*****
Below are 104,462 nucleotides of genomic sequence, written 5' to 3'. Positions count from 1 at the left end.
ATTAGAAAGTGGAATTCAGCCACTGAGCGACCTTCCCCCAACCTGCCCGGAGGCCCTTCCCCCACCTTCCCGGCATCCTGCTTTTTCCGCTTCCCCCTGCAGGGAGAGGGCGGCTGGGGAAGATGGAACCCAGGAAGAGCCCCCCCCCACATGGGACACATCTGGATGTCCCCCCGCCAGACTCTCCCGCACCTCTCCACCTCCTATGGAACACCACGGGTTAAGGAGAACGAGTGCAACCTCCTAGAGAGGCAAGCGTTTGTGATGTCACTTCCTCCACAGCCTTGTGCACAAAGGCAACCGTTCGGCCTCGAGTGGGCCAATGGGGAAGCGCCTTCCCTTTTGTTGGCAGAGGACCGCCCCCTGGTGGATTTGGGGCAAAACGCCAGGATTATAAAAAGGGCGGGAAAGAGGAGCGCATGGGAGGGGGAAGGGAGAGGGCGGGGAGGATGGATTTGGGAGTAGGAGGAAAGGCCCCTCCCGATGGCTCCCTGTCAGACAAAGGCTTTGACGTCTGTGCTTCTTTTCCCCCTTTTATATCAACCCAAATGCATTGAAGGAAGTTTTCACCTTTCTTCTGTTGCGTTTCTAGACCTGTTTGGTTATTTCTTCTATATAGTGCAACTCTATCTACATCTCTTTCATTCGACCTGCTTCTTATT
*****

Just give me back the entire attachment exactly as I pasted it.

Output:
Below are 104,462 nucleotides of genomic sequence, written 5' to 3'. Positions count from 1 at the left end.
ATTAGAAAGTGGAATTCAGCCACTGAGCGACCTTCCCCCAACCTGCCCGGAGGCCCTTCCCCCACCTTCCCGGCATCCTGCTTTTTCCGCTTCCCCCTGCAGGGAGAGGGCGGCTGGGGAAGATGGAACCCAGGAAGAGCCCCCCCCCACATGGGACACATCTGGATGTCCCCCCGCCAGACTCTCCCGCACCTCTCCACCTCCTATGGAACACCACGGGTTAAGGAGAACGAGTGCAACCTCCTAGAGAGGCAAGCGTTTGTGATGTCACTTCCTCCACAGCCTTGTGCACAAAGGCAACCGTTCGGCCTCGAGTGGGCCAATGGGGAAGCGCCTTCCCTTTTGTTGGCAGAGGACCGCCCCCTGGTGGATTTGGGGCAAAACGCCAGGATTATAAAAAGGGCGGGAAAGAGGAGCGCATGGGAGGGGGAAGGGAGAGGGCGGGGAGGATGGATTTGGGAGTAGGAGGAAAGGCCCCTCCCGATGGCTCCCTGTCAGACAAAGGCTTTGACGTCTGTGCTTCTTTTCCCCCTTTTATATCAACCCAAATGCATTGAAGGAAGTTTTCACCTTTCTTCTGTTGCGTTTCTAGACCTGTTTGGTTATTTCTTCTATATAGTGCAACTCTATCTACATCTCTTTCATTCGACCTGCTTCTTATT